• Nav off. Off road races are generally marked by the odd sign, chalked arrows and scrappy bits of plastic tape flapping from bushes. If you are in the middle of the pack this is more than acceptable and enhanced by a well-stomped line across the fields. Only the race leader needs to know where he’s going. If you end up isolated, fiddle with the map that they make you carry for a bit until someone who’s had the foresight to go on a recce comes along that you can follow.

 

  • What you save on race entries you will spend thrice over on kit. With no expensive road closures or mile marking balloon arches to pay for, off road races are generally much cheaper to enter. It can cost a little as a fiver to run to the top of a hill, often including a hot meal at the end (another service often provided by little old ladies.) However, don’t expect a goody bag, tech t-shirt or bang-tidy-bit-of-bling medal these are very much viewed as fripperies.  Instead, off road runners spend their cash on super expensive, mountain expedition quality kit and head torches with billions of lumens.

 

  • Full kit. Full kit is the paraphernalia you are required to carry so that you don’t look a dick if Mountain Rescue have to come and get you. You will put more thought into packing this than you did your whole family’s luggage for your last summer holiday. Ideally, everything should weigh less than a postage stamp and fold down to a similar size. You will wear at least 5 different layers with one of these being merino wool and another that is windproof/waterproof and having taped seams. No-one actually knows what a taped seam looks like.

 

  • Childish behaviour. Inevitably, all this sloshing around in mud, careering down hills and falling over, getting scabby knees will catch up on you. Always pack either toys to throw out of your pram or a dummy to spit and have a good stock of lively swear words in your repertoire.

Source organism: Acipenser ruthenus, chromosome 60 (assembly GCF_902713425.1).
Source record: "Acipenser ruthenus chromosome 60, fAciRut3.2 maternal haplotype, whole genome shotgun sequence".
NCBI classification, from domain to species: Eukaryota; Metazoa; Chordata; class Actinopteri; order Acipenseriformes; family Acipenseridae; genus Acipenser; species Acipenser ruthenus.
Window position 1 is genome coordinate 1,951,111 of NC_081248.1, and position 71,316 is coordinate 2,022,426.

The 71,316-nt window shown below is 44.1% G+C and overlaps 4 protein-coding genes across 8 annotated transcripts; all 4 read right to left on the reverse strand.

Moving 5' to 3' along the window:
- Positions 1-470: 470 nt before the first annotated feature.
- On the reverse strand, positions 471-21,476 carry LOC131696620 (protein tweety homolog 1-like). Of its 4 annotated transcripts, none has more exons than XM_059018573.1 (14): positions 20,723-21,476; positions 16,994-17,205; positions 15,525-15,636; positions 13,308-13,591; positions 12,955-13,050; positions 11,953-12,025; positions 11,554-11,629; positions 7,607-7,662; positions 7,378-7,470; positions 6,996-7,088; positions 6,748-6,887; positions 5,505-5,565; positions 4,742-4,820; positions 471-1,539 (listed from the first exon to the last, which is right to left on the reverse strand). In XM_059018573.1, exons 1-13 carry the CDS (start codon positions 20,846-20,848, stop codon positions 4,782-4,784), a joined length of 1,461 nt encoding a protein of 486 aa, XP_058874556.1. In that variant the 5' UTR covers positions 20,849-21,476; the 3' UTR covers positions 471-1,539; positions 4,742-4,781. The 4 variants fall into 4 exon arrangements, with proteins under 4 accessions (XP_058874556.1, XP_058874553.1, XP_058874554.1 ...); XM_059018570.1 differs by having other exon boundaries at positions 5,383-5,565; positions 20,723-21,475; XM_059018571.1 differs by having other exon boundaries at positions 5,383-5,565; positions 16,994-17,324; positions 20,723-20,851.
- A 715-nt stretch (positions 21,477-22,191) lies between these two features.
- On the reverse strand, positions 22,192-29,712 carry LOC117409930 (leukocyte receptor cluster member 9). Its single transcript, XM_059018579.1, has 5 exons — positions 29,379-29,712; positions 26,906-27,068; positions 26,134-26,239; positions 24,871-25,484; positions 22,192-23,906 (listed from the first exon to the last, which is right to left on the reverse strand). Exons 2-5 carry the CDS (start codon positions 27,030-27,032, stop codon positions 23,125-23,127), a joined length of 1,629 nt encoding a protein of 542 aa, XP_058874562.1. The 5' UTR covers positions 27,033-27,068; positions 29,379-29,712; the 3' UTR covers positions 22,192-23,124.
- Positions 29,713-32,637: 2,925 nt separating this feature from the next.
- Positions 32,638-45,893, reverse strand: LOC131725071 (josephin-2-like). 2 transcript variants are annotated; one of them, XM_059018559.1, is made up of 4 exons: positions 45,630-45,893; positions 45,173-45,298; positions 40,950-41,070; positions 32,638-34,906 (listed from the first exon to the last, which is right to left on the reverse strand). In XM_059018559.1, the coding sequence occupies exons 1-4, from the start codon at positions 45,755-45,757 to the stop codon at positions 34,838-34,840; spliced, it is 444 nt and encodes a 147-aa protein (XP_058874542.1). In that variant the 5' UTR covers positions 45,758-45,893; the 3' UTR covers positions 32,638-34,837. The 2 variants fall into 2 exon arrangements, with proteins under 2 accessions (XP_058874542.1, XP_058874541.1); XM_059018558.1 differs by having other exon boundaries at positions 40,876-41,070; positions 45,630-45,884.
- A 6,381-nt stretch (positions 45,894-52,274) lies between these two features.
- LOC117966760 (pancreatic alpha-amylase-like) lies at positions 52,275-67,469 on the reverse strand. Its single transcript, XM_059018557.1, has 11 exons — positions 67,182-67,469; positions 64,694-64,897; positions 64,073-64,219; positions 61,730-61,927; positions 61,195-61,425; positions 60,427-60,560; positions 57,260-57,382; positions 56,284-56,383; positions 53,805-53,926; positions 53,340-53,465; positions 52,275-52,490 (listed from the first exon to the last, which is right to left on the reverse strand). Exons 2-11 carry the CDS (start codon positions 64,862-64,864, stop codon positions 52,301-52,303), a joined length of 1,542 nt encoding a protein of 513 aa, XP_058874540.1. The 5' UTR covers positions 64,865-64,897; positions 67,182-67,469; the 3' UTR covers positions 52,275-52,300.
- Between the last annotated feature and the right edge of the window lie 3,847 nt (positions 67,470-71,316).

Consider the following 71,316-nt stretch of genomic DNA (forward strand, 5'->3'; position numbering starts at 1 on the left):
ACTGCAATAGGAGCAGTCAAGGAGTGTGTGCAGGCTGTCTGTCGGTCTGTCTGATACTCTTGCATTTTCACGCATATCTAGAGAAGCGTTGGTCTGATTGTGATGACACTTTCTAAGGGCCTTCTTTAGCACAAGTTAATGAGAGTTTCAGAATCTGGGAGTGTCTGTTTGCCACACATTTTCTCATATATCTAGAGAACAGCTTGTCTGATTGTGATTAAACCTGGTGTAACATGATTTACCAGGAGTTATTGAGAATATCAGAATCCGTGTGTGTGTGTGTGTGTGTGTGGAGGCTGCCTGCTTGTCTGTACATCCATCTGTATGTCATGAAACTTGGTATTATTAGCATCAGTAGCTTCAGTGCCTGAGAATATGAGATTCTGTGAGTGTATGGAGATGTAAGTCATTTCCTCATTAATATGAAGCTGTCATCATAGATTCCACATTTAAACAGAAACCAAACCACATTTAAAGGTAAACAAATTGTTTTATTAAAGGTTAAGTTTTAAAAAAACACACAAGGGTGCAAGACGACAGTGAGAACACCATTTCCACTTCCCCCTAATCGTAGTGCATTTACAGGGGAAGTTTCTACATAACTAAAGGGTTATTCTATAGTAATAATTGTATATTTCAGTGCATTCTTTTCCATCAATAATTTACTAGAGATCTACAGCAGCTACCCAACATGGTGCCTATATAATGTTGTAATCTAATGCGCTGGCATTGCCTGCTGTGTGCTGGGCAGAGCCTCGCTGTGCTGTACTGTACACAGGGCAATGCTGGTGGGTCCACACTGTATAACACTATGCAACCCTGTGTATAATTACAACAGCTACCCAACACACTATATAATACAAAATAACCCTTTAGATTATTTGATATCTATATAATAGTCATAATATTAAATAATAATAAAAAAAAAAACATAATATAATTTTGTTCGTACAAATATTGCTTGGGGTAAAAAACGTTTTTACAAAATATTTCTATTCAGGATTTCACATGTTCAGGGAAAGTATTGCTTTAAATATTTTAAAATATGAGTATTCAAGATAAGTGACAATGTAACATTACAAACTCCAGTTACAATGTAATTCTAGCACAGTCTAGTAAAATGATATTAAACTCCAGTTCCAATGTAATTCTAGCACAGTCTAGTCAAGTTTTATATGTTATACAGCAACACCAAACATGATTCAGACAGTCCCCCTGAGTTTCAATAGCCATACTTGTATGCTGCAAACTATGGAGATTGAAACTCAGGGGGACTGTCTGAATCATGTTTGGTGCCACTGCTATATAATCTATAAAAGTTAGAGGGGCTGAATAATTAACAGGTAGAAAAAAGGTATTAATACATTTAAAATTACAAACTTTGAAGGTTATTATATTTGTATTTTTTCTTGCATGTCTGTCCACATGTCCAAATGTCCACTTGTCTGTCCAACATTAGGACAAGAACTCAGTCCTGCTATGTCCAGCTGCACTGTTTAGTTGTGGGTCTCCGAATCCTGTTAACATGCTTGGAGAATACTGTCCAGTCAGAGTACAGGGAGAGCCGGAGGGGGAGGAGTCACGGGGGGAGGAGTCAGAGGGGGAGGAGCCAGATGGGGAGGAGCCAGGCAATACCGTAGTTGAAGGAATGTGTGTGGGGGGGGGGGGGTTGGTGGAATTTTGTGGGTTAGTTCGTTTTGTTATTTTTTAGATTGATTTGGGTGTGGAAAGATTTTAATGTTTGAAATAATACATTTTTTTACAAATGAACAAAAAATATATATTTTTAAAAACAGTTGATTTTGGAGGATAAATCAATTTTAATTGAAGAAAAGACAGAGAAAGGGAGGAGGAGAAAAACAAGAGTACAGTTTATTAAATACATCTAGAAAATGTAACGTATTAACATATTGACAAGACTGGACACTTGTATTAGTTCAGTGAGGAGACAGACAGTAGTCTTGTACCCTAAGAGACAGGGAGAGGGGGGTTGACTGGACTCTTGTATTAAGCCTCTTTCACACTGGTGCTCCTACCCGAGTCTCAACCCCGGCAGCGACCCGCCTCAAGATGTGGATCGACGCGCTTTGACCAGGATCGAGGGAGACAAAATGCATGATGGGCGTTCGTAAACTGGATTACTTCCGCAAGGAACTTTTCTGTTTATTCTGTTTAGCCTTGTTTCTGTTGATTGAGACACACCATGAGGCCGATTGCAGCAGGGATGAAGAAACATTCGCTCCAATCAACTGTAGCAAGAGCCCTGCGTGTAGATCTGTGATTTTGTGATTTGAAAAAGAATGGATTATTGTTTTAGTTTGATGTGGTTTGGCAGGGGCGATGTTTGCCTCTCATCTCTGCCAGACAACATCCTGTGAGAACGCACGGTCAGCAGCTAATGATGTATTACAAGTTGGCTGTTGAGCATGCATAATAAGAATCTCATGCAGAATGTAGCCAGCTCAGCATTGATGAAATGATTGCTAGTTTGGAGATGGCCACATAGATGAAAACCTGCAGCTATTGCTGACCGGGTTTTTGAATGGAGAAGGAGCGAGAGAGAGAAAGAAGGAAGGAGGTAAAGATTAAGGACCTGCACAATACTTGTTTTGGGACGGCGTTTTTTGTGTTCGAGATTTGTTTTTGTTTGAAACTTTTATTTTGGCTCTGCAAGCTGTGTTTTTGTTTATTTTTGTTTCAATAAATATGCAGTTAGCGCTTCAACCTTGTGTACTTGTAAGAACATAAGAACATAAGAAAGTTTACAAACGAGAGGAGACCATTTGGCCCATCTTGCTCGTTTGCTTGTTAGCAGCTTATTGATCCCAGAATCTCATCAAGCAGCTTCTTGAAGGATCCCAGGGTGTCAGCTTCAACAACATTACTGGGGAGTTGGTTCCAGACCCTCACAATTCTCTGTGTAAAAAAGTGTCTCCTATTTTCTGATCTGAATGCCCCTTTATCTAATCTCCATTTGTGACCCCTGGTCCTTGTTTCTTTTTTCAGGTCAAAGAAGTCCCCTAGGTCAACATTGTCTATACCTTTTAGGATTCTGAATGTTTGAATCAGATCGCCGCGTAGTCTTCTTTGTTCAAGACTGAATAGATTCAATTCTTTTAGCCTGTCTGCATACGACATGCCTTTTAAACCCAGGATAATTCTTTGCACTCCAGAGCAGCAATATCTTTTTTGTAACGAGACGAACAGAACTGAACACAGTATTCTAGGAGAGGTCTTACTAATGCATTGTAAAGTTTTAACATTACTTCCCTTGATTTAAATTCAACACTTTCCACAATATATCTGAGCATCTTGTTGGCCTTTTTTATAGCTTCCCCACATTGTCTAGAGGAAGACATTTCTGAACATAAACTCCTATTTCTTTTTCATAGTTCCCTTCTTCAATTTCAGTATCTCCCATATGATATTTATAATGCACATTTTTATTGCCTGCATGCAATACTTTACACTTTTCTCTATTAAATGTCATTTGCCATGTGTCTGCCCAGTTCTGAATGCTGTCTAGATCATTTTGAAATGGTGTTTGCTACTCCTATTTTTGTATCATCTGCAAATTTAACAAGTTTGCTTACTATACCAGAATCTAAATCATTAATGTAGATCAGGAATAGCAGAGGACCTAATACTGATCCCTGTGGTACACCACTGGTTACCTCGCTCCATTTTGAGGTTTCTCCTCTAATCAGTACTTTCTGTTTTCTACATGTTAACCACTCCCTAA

• Eventually, you WILL grow a beard and start drinking real ale.  FACT

 

 

 

 

 

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51 thoughts on “Rules of Off Road Running

  1. I haven’t quite ticked all the boxes on this list (my Pac-A-Mac c.1993 definitely doesn’t have taped seems) but I have recently developed an obsession with shoes sporting huge lugs and although I’ve not yet identified all 160 grasses I do know that tufty clump over there only grows in foot-deep clag.

    Very enjoyable read. I’m off to peruse the rest of your blog whilst I sort and re-pack my Inov-8 Race Elite 3 Waistpack to see if I can squeeze in an extra dozen Fox’s Glacier Fruits for my next run… 😉

    Liked by 2 people

  2. Brilliant post but please – the checkpoint staff and those at the finish providing your hot food and drinks – we are not all OAP s – some of us give up our time willingly so you guys can go run or walk and not have to worry about that part of the day –

    Liked by 1 person

    1. I know that really. I was trying to convey the perception we often have and was obviously being tongue in cheek. Race marshals are the heroes in any type of volunteer-supported event but I’m never ceased to be amazed to find someone on a camping stool, in the drizzle at the top of a hill. I always make a point of thanking them profusely at the time and after the event! Similarly the food I’ve been fed after events has been some of the best I’ve eaten (as I’m ravenous!) and not always produced by elderly cooks. I don’t mean to offend, rather to celebrate the madness. (I’ve had my turn at marshalling events too.)

      Liked by 1 person

    2. I’m almost on OAP (62) and give up my time mostly at Endurancelife events. What I love, and what the young guns taking part don’t know when they come through my checkpoint, is that I’ve run the course the day before to check it and will run it again, when the last person leaves my checkpoint, to clear away the course markers. Might explain why this old guy on checkpoints looks smug 🙂

      Liked by 2 people

  3. Yes! I ran a muddy 10k called something off roader on Sunday and used that very term (well, actually “claggy”) And pretty much the only overtaking I did was downhill! As for the smell of cowpats, I’m saying nothing.

    Liked by 1 person